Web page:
The damage done

How that Newsweek article really did a number on women.


Sarah Elizabeth Richards
June 5, 2006 6:10PM (UTC)

I was thrilled to see the "Week in Review" article in Sunday's New York Times that drove home just how toxic that infamous Newsweek piece was to generations of women. (Just in case you haven't heard by now, the newsweekly recently admitted that it botched the 1986 cover story that claimed -- I can barely stand to repeat it -- that a 40-year-old, single, white, educated woman was more likely to be killed by a terrorist than get hitched.)

"For a lot of women, the retraction doesn't matter. The article seems to have lodged itself permanently in the national psyche," writes ABC news correspondent Jessica Yellin. Even film characters have wrestled with it; Yellin reminds us that Meg Ryan's character in "Sleepless in Seattle" tells her colleague that the stat wasn't true. Ryan's co-worker, played by Rosie O'Donnell, retorts: "It's not true, but it feels true."

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Indeed, it did feel true. Of course, women understood intellectually that they had delayed marriage because they had studied, traveled, worked or simply needed to slog through a bunch of dysfunctional relationships before they figured out the part about making it work forever. And they knew that there were still plenty of great guys out there, men who had made similar journeys themselves or were back on the market after their first rounds of divorce. But emotionally, that stat is responsible for a lot of anguish. I'm talking about the insidious unease that manifested itself in a little voice that told women that they were somehow flawed if they hadn't scored a rock by a certain deadline. That stat made a lot of very decent and awesome women feel like crap for a very long time.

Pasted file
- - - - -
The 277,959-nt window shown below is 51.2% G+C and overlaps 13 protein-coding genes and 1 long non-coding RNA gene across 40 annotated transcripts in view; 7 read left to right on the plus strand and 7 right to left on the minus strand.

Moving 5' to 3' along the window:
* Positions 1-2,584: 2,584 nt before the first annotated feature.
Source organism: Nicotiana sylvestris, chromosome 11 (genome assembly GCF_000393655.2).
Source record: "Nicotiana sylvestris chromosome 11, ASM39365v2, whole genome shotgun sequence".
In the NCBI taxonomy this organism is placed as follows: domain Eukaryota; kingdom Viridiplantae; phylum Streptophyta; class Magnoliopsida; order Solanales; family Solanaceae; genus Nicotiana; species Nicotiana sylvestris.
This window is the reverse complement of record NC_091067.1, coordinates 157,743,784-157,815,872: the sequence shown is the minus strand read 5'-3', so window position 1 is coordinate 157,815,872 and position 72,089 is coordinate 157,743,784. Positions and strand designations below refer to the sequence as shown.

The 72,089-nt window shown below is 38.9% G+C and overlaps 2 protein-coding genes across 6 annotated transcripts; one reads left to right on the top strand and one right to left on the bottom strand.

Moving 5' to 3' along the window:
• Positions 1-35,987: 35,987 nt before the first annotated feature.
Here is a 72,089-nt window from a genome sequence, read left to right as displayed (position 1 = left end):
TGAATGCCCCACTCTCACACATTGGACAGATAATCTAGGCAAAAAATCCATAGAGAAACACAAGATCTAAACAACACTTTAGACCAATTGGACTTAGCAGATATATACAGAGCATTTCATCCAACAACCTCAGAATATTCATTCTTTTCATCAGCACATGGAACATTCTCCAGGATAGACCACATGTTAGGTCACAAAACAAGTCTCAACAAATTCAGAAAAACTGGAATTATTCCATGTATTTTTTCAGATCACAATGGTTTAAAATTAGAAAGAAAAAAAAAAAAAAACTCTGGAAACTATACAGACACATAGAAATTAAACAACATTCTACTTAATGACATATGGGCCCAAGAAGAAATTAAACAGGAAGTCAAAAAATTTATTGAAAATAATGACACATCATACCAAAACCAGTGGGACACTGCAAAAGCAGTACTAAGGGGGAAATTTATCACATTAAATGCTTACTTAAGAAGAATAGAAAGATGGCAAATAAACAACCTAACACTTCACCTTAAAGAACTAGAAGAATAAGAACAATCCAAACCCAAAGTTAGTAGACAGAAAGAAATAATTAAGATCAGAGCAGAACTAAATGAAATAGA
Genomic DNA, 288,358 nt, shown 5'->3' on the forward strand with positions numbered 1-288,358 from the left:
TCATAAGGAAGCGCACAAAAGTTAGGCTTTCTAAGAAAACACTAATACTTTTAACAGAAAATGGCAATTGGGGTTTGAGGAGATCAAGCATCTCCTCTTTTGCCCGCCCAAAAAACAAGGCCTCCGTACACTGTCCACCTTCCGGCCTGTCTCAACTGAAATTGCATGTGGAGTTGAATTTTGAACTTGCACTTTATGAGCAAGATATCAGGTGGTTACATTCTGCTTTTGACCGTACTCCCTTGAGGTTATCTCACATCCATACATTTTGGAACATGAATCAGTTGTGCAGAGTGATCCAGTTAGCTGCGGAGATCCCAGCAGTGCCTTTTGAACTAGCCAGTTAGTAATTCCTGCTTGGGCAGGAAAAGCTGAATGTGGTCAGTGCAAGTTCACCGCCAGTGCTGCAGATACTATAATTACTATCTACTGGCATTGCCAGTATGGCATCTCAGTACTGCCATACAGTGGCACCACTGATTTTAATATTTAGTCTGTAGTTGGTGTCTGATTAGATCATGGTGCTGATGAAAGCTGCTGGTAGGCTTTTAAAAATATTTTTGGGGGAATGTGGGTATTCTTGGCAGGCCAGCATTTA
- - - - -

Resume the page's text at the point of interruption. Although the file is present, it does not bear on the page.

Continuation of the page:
I, for one, am burnt out on the unjustified panic of Bridget Jones and Carrie Bradshaw. I prefer the plan of Liz Tuccillo (the unmarried, 40-something co-author of "He's Just Not That Into You"), who hopes to broadcast the new stat from 1996 -- one that says that a 40-year-old woman has a 40 percent chance of marrying, and that number is probably even higher today.

"That new statistic needs to have its own parade," Tuccillo told the Times. "There need to be banners and virus e-mailing and a national holiday."

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Yes, it does. Or we need to hang out more with Cindy Chupack, former executive producer of HBO's "Sex and the City," who's going to 12 weddings this summer for brides in their late 30s or older. And she's getting married at age 40.

I'd like to see more of that kind of news -- or maybe a new HBO series.


Sarah Elizabeth Richards

Sarah Elizabeth Richards is a journalist based in New York. She can be reached at sarah@saraherichards.com.

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